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47 Map distances are converted to nautical miles using: diqr) = u?«(,r) . cos {(q, + r,)/2), (10.7) and this may be converted to rhumb line statute miles by multiplying by 1.1515. The factor cos ((, + /,)/2) corrects for distortions of the Mercator projection as either polar region is approached. This implies as a seventh empirical distance function an inflated rhumb line distance given by: dAq,r; /:) = /:(1.1515) diqj), > 0. A rhumb line between two points (with different longitudes) on the earths surface intersects intervening longitudinal meridians at a constant angle. Other than at the equator, the great circle route will not do so. Thus d7(q,r, 1) only approximates great circle distance. As an example, consider the distance from Seattle, Washington, g = (47° 36 N, 122° 20 W), to Miami, Florida, r = (25° 45 N, 80° 11 W). The respective Mercator map coordinates are (3255.8,7340) and (1599.8,4811). Then d(q,r) = 3022.9 and u?(,r) = 2424.5 nautical miles. We find d,(q,r; 1.18) = 3294.3 miles, using = 1.18 which is the intercity route factor for U.S. distances from Table 10.6 and 10.7. A road map indicates that the road travel distance is 3273 miles. The estimate is off by less than 1%. But how well does diq,r, 1) = 2791.8 miles approximate the great circle distance between the two cities? Using equation (3.2), the great circle arc between points q and r is defined by a such that: cos a = cos q, cos r, cos {  ) + sin , sin r,. (10.8) Expression (10.8) defines the great circle metric, ie, the shortest arc length between points and ris a. We find a = 39.55°, which is 11% of a great circle. The great circle distance between Seattle and Miami is 0.11(24,902 miles) = 2739.2 miles, using the circumference of the earth at the equator. d{q,r, 1) is off by less than 2%. Large region metrics are convenient to use even in studies of notsolarge regions because the latitude and longitude of points of interest are often readily accessible. This obviates the need to define an original coordinate system. Furthermore, certain large region location problems can be solved approximately via d{q,r) which relies on the convenient Euclidean formula. The location problem is thereby translated to the Mercator map. For instance, the Globetrotter sales meeting problem is approximated by: minimize W{X) = Wjdj{X,aj\ k). (10.9) Replacing d by d, problem (10.9) is approximated by: minimize W{X) = X w{ixaj,y+{x2dj2y\\ (10.9a) X which can be solved by the Weiszfeld iterative procedure (2.6). Indeed, approximating d by d" gains access to the wealth of techniques for handling a variety of Euclidean distance location problems. However, reliance on d ignores the correction term in equation (10.7). This leads to significant distortions of distances near a polar region, or when considering a region larger than a hemisphere. 10.6 MODELING VEHICLE TOURDISTANCES Suppose distribution to customers is by a fleet of vehicles. The muchstudied model for locating a facility to minimize the average cost of distribution is: minimize W{X) = { ., ]). X (10.10) To be valid this objective must somehow account for the actual delivery operations from the facility, operations that involve optimal vehicle tours with deliveries to several customers at a time. But !lp{X,a estimates the "direct" distance to customer j. Treating a sum of weighted directdistances must somehow account for the sum of vehicle tourdistance costs. Let N be the estimated average of the maximum number of customers that can be supplied on one vehicle route; ATis determined by such factors as vehicle capacity and maximum duration for a route. If the number of customers, n, greatly exceeds , then problem (10.10) may well be a reasonable approximation of the underlying locationrouting problem. Otherwise, problem (10.10) is inappropriate; vehicle routing and facihty location become inextricably connected. Model formulation becomes considerably more complex than heretofore. This problem area has only recently begun to attract efforts to construct solution procedures. EXERCISES 10.1 Use the selection process described in Exercise 1.1 to choose 10 pairs of cities randomly. Construct a coordinate system and then use intuition to estimate appropriate values of and p for d. Using the randomly generated trips, calculate AD. Then calculate AD using k= 1.15 in u?2, and comment on the results. Describe applications wherein SD would be preferable to AD as a goodnessoffit criterion, and conversely. Justify your answer.
1/V2 [(1,0)  (0,1)] = (I/V2, 1/V2). 10.10 a. Use d with k= 1.18 to estimate the road travel distance (approximately 1281 miles) between Chicago, Illinois, (41° 49N, 87° 37W) and Albuquerque, New Mexico (35° 05N, 106° 40W). b. Use d (with fc = 1) to estimate the great circle distance from London, England, to Bombay, India (see Table 10.8). Then calculate the great circle distance according to expression (10.8). c. Find a reference on spherical trigonometry; then trace the derivation of expression (10.8). 10.11 a. Solve the Globetrotter Business Machines location problem (Table 10.8) using formulation (10.9a). b. Evaluate the solution found in Exercise 10.11 a according to the objective function in problem (10.9), and then according to that in problem (3.1). c. Evaluate the solution (49° N, 19° E) according to the objective function in problem (3.1). d. Solve the problem of Example 3.1 using formulation (10.9a). e. How would winds aloft or restricted regions affect the validity of using the great circle metric to model airline flight distances? 10.12 Radio transmissions follow a great circle arc. Suppose a radio station is to be located to minimize the greatest distance to intended listeners in the 15 cities of Table 10.8. Use d" as an approximation to rf, and one of the techniques of Chapter 6 for Euclidean distances to solve this minimax location problem. Comment on this process and on the result. 10.13 Suppose you have been hired as a consultant. Give a detailed account of an approach you would use to locate a distribution point from which customer demand will be met using a fleet of vehicles. REFERENCE NOTES SECTION 10.1 This and the succeeding section draw on the studies reported in Love and Morris (1972, 1979). Perreur and Thisse (1974) proved location properties for metrics approximating travel distance on starshaped networks and networks with circumferential transport systems. SECTION 10.3 The work of Ward and Wendell (1980) is closely followed here. Witzgall (1964) appears to have been the first to recognize the application of polyhedral norms to facility location. SECTION 10.4 Cooper (1968) extended the minimum sum problem to consider distances raised to the power Aand proved Property 10.2 for Euchdean distances. Morris (1981) studied the problem for the case of jC distances. If the cost functions are only assumed to be continuous and increasing in distance, a global minimizer for the minimum sum problem can be obtained using the big squaresmall square method described in Hansen, Peeters, and Thisse (1983). c. Suggest an alternative fitting criterion that reflects an asymmetric loss for distance estimation error. 10.2 Suppose outbound transportation costs t. are to be approximated using the costestimation relationship given in Section 8.3. a. What method would you recommend for calculating dti, the distance from site to demand zone jP? Why? b. If an empirical function is used, how would barriers such as large lakes, river segments between bridges, or mountain ranges with no crossings enter into the analysis? What about multiple barriers? 10.3 Show that the rectangular and Euclidean distances are equal if the line segment between q = {qq) and r = (rr) is parallel to one of the coordinate axes, whereas the rectangular distance exceeds the Euclidean distance by a factor of /2when the line segment is at a 45° angle to an axis. 10.4 Explain why the choice of coordinate axes affects the ability of the rectangular distance function to accurately predict actual distances on a rectangular grid. 10.5 Show that: e,{q,r)/yl2 < e,{q,r) < f,(?,r) and that ejiq,r) je,(?,r) 2 10.6 Graph the unit "circle" for using the parameters determined from the rural Wisconsin sample according to AD,. Describe and then try to justify the directional bias found. 10.7 a. Using the data from Example 2.2, formulate problem (10.4) using/t, = 0.6 and k = 0.3. b. Solve the problem formulated in Exercise 10.7a using linear programming. c. Compare the solution found in Exercise 10.7b with that found in Example 2.2. 10.8 Formulate the multifacility version of problem (10.6), and tell how many variables and constraints there are. 10.9 a. Show that d is a metric. b. Using an original orthogonal coordinate system based on the vectors (1,0) and (0,1), we can write q = ?,(1,0) + ,(0,1) and r = ,,(1,0) b r,(0,l). Show Vl llj,q,r) equals the rectangular distance defined on the 45° rotated coordinate system based on the orthonormal vectors: (1/V2)[(1.0) + (0,1)] = (I/V2,l/V2)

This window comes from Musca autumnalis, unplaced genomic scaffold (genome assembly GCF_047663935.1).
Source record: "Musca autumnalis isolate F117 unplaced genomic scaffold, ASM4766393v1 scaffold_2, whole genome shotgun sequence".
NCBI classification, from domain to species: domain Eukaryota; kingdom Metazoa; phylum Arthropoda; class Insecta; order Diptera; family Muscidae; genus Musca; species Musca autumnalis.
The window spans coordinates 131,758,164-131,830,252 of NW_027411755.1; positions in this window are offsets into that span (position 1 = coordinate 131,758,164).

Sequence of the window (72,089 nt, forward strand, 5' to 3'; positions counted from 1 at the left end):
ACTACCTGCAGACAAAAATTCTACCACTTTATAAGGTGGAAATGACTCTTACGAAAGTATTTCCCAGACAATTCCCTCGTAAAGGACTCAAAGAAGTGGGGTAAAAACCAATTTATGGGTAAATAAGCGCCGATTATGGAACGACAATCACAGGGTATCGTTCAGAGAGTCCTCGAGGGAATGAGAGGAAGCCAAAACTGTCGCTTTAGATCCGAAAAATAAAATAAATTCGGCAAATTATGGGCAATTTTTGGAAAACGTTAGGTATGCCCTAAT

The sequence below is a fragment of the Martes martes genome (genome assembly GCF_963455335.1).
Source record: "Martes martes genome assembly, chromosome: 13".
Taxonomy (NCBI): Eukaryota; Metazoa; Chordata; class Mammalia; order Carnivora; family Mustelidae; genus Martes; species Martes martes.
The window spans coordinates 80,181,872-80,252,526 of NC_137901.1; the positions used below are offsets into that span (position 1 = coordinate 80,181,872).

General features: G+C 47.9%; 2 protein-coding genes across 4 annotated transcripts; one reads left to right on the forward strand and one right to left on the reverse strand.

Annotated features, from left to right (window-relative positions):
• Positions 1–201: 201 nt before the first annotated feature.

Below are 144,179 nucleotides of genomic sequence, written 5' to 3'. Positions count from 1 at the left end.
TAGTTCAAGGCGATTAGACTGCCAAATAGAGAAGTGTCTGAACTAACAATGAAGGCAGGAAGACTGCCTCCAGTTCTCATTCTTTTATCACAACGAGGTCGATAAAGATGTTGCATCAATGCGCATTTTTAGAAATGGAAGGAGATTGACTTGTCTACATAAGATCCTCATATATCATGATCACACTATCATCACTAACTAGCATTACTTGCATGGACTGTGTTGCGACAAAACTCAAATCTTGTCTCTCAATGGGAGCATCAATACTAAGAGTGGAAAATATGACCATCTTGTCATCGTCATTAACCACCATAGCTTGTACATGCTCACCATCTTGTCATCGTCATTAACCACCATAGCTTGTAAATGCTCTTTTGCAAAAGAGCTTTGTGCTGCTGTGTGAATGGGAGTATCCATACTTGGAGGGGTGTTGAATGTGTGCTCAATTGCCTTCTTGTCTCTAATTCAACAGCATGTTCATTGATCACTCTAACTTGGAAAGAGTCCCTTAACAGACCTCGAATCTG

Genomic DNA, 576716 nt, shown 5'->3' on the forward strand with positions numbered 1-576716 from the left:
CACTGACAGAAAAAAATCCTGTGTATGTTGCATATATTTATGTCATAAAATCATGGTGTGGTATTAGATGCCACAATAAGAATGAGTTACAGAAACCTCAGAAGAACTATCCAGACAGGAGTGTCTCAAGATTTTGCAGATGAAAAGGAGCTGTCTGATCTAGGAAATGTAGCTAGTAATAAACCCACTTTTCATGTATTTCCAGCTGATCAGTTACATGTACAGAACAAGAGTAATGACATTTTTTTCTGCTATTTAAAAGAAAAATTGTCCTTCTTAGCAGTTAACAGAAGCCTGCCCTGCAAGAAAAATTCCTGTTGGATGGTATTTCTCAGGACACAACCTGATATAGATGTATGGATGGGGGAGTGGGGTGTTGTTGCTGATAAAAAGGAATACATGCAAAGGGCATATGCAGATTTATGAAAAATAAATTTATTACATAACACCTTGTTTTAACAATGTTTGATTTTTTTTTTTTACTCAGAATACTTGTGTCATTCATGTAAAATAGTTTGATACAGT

SECTION 10.5 Translating the location problem to a Mercator map was suggested by Kuenne and Soland (1972). SECTION 10.6 Christofides and Eilon (1969) did early work on estimating the sum of tour lengths in a locationrouting problem. Dohrn and WatsonGandy (1973) and Burness and White (1976) provided early discussions of the problem. Laporte, Nobert, and Pelletier (1983) developed exact algorithms for selected locationrouting problems and surveyed related efforts. APPENDIXCHAPTER 10 Mathematical Notes 10.1 Determination of Parameter Values. For ?, the "confidence" intervals searched exhaustively were A:e[0.80,2.29] and pˆ[0.90, 2.29] using a grid width of 0.01. For uf, the intervals of search were A:e[0.8,1.25] and «[0°,90°], whereas for the search interval was A:«[0.8,2.29]. Searches were conducted in the following way for the threeparameter distance models. First, the criterion function was evaluated at every grid point in a unit cube in the parameter space, using a grid width of 0.1. In almost all cases the minimum value of the criterion function was obtained at an interior point of the cube. Where this did not happen, the process was repeated after shifting the cube in the appropriate direction until an interior minimum was obtained. Then a search was conducted on the grid points in a cube with a side length of 0.2 centered on the best point in the coarse grid, using a grid width of 0.01. When the minimum value of the criterion function was obtained at an interior point of the cube, the parameter search was terminated. This happened in all instances when d was employed. In many cases with d the search over the fine grid had to be repeated, each time shifting the cube in an appropriate direction until an interior minimum was found. A sensitivity analysis showed that for a fixed value of k, SDt gives rise to a surface like a flatbottomed valley with steep sides. This accounts for the relative difficulty in estimating the parameters of d. Parameter values in an extended region may give a nearoptimal fit, as long as the proper balance is maintained between p and s. The search procedure employed does not ensure that a global optimum (to two decimal places) was found. However, since several of the parameter values were verified by doing a total enumeration using a grid width of 0.1, the reported parameter values are in most cases optimal or at least nearoptimal with respect to the value of the criterion function. 10.2 Prove d4 satisfies the triangle inequality proof: We must prove [ , )][ ,0¥+[ )], for 0 < < 1. The triangle inequality £p{q,r) < 2pig,t) + SJit,r) holds since Hp is a metric. Thus , ) < ) + U>r)Y, for K>Q. From Hardy, Littlewood and Polya (1952, p. 32), [a + bY < a* f for 0 < < 1 and , > 0. Letting a = llp(q,t) and b = SXt,r) yields the required result. 10.3 Prove c/4 is differentiable at , when p/s > 1 proof: Write dJ,X,a, \,p,s) as =  a,,!" f \  ajY", > \. A direction in is determined by the vector . = ( ) where = 1. Let the first directional derivative off at any point aj in the plane be given by: = lim = hm X0 X = lim sign (X)X[m, + 12" = 0, since a: > 1.